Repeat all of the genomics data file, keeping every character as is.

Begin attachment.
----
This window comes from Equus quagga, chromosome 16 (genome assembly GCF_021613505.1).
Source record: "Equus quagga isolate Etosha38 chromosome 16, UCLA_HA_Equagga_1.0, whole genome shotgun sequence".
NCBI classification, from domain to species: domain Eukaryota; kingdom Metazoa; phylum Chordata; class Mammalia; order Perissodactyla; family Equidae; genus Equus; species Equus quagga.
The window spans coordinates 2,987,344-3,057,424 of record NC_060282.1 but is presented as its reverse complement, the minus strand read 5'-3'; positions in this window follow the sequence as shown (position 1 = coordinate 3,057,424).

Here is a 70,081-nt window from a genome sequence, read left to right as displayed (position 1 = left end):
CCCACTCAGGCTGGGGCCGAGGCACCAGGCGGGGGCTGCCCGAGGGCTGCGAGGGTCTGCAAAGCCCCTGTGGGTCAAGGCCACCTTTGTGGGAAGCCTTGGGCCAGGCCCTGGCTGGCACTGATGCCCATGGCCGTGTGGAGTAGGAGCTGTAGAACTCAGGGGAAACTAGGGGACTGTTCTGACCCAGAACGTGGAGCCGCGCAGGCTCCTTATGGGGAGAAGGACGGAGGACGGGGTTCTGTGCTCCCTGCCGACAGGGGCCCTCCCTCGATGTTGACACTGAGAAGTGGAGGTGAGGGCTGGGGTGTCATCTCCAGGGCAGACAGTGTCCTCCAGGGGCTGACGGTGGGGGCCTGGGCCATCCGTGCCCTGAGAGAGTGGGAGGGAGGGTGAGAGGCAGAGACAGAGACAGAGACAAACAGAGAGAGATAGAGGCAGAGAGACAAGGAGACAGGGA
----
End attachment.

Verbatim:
This window comes from Equus quagga, chromosome 16 (genome assembly GCF_021613505.1).
Source record: "Equus quagga isolate Etosha38 chromosome 16, UCLA_HA_Equagga_1.0, whole genome shotgun sequence".
NCBI classification, from domain to species: domain Eukaryota; kingdom Metazoa; phylum Chordata; class Mammalia; order Perissodactyla; family Equidae; genus Equus; species Equus quagga.
The window spans coordinates 2,987,344-3,057,424 of record NC_060282.1 but is presented as its reverse complement, the minus strand read 5'-3'; positions in this window follow the sequence as shown (position 1 = coordinate 3,057,424).

Here is a 70,081-nt window from a genome sequence, read left to right as displayed (position 1 = left end):
CCCACTCAGGCTGGGGCCGAGGCACCAGGCGGGGGCTGCCCGAGGGCTGCGAGGGTCTGCAAAGCCCCTGTGGGTCAAGGCCACCTTTGTGGGAAGCCTTGGGCCAGGCCCTGGCTGGCACTGATGCCCATGGCCGTGTGGAGTAGGAGCTGTAGAACTCAGGGGAAACTAGGGGACTGTTCTGACCCAGAACGTGGAGCCGCGCAGGCTCCTTATGGGGAGAAGGACGGAGGACGGGGTTCTGTGCTCCCTGCCGACAGGGGCCCTCCCTCGATGTTGACACTGAGAAGTGGAGGTGAGGGCTGGGGTGTCATCTCCAGGGCAGACAGTGTCCTCCAGGGGCTGACGGTGGGGGCCTGGGCCATCCGTGCCCTGAGAGAGTGGGAGGGAGGGTGAGAGGCAGAGACAGAGACAGAGACAAACAGAGAGAGATAGAGGCAGAGAGACAAGGAGACAGGGA